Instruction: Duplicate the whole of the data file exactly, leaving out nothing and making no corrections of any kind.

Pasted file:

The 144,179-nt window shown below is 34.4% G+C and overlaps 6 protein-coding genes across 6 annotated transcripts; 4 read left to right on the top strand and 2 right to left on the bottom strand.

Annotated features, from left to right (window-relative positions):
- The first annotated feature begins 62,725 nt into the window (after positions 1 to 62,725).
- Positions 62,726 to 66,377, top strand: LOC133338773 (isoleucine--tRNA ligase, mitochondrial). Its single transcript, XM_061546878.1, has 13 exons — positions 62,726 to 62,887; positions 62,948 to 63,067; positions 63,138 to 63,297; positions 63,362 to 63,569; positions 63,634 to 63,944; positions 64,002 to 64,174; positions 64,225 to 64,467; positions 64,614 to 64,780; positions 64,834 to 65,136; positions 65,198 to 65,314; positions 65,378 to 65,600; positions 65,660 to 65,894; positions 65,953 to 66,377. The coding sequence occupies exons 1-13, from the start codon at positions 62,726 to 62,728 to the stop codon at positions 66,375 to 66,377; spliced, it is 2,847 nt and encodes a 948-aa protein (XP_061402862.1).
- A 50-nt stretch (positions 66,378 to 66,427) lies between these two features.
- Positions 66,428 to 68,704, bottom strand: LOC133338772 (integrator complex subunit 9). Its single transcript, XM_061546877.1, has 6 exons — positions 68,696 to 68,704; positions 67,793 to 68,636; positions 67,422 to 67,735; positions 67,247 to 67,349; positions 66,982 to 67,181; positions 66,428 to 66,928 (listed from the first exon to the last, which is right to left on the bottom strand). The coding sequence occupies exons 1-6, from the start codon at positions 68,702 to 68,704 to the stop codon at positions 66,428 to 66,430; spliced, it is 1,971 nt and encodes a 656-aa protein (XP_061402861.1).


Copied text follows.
The 144,179-nt window shown below is 34.4% G+C and overlaps 6 protein-coding genes across 6 annotated transcripts; 4 read left to right on the top strand and 2 right to left on the bottom strand.

Annotated features, from left to right (window-relative positions):
- The first annotated feature begins 62,725 nt into the window (after positions 1 to 62,725).
- Positions 62,726 to 66,377, top strand: LOC133338773 (isoleucine--tRNA ligase, mitochondrial). Its single transcript, XM_061546878.1, has 13 exons — positions 62,726 to 62,887; positions 62,948 to 63,067; positions 63,138 to 63,297; positions 63,362 to 63,569; positions 63,634 to 63,944; positions 64,002 to 64,174; positions 64,225 to 64,467; positions 64,614 to 64,780; positions 64,834 to 65,136; positions 65,198 to 65,314; positions 65,378 to 65,600; positions 65,660 to 65,894; positions 65,953 to 66,377. The coding sequence occupies exons 1-13, from the start codon at positions 62,726 to 62,728 to the stop codon at positions 66,375 to 66,377; spliced, it is 2,847 nt and encodes a 948-aa protein (XP_061402862.1).
- A 50-nt stretch (positions 66,378 to 66,427) lies between these two features.
- Positions 66,428 to 68,704, bottom strand: LOC133338772 (integrator complex subunit 9). Its single transcript, XM_061546877.1, has 6 exons — positions 68,696 to 68,704; positions 67,793 to 68,636; positions 67,422 to 67,735; positions 67,247 to 67,349; positions 66,982 to 67,181; positions 66,428 to 66,928 (listed from the first exon to the last, which is right to left on the bottom strand). The coding sequence occupies exons 1-6, from the start codon at positions 68,702 to 68,704 to the stop codon at positions 66,428 to 66,430; spliced, it is 1,971 nt and encodes a 656-aa protein (XP_061402861.1).